Hus’ premise in respect of the powers attributed to the Roman Pontiffs, is that Scripture has been abused in the interest of clerical power. For, by virtue of the words “whatsoever thou shalt loose,” Peter could not loosen the Scriptures, as Christ Himself said: “The Scriptures cannot be broken (John 10:35).” The Reformer’s conclusion on the problematic issue of Papal infallibility and Pontifical power is as follows:
Therefore, says Hus, Clement went far beyond the scope of his Papal authority in his bull entitled “The Angels of Paradise” when he gave orders to the angels to conduct safely to heaven the soul of one who had expired on his way to Rome to obtain an indulgence. The Pope thus absolved this soul from purgatory with a request that the pain of hell not be inflicted upon that soul in any degree. Hus’ interpretation of Matt. 16:19 is the following: He sees the passage as referring to a spiritual power of discerning sins and either forgiving them or retaining them; not in terms of Papal or hierarchial jurisdiction.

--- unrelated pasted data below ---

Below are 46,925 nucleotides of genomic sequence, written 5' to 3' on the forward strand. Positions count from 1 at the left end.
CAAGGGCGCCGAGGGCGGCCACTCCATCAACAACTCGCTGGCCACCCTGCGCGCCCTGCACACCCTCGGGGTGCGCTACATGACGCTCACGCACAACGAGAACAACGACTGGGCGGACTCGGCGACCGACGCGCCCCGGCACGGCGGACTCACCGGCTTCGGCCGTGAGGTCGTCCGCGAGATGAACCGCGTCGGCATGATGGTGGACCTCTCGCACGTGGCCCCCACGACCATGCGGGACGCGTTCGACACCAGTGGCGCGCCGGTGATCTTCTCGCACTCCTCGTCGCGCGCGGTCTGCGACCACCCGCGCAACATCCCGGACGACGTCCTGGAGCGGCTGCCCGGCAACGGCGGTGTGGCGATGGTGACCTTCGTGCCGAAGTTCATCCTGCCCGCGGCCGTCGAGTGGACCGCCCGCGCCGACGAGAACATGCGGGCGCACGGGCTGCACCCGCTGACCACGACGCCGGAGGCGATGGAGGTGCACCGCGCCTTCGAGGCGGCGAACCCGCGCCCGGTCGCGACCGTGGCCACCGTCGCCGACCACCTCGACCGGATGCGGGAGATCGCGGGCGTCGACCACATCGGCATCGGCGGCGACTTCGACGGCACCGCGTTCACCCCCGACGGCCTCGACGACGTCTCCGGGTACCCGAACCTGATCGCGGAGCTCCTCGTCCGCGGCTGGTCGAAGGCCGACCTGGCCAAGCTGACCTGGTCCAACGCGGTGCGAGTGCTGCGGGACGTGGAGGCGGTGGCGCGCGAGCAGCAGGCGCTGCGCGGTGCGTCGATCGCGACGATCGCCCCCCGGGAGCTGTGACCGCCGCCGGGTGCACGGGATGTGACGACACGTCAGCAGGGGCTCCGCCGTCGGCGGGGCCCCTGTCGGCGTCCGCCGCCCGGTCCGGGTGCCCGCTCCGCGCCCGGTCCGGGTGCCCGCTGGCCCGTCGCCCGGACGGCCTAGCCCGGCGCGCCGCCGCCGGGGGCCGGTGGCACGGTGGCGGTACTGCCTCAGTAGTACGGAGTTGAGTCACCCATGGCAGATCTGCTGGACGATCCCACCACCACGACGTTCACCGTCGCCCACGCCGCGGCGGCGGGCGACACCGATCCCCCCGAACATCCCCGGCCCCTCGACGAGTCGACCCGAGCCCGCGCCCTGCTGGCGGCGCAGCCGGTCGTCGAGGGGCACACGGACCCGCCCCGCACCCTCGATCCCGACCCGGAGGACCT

While his translation of the Bible was a major accomplishment in the field of interpretation of Scripture into the language of the common people, a closer examination of the exact meaning and significance which he attaches to Matt. 16:19 is called for.
Luther’s Short Catechism expounds upon the interpretation of this passage to mean the remission or retention of sins by virtue of the authority vested by Christ in Peter and the apostles (18:18). The question asked is: “What is the Office of the Keys?” The following answer is provided: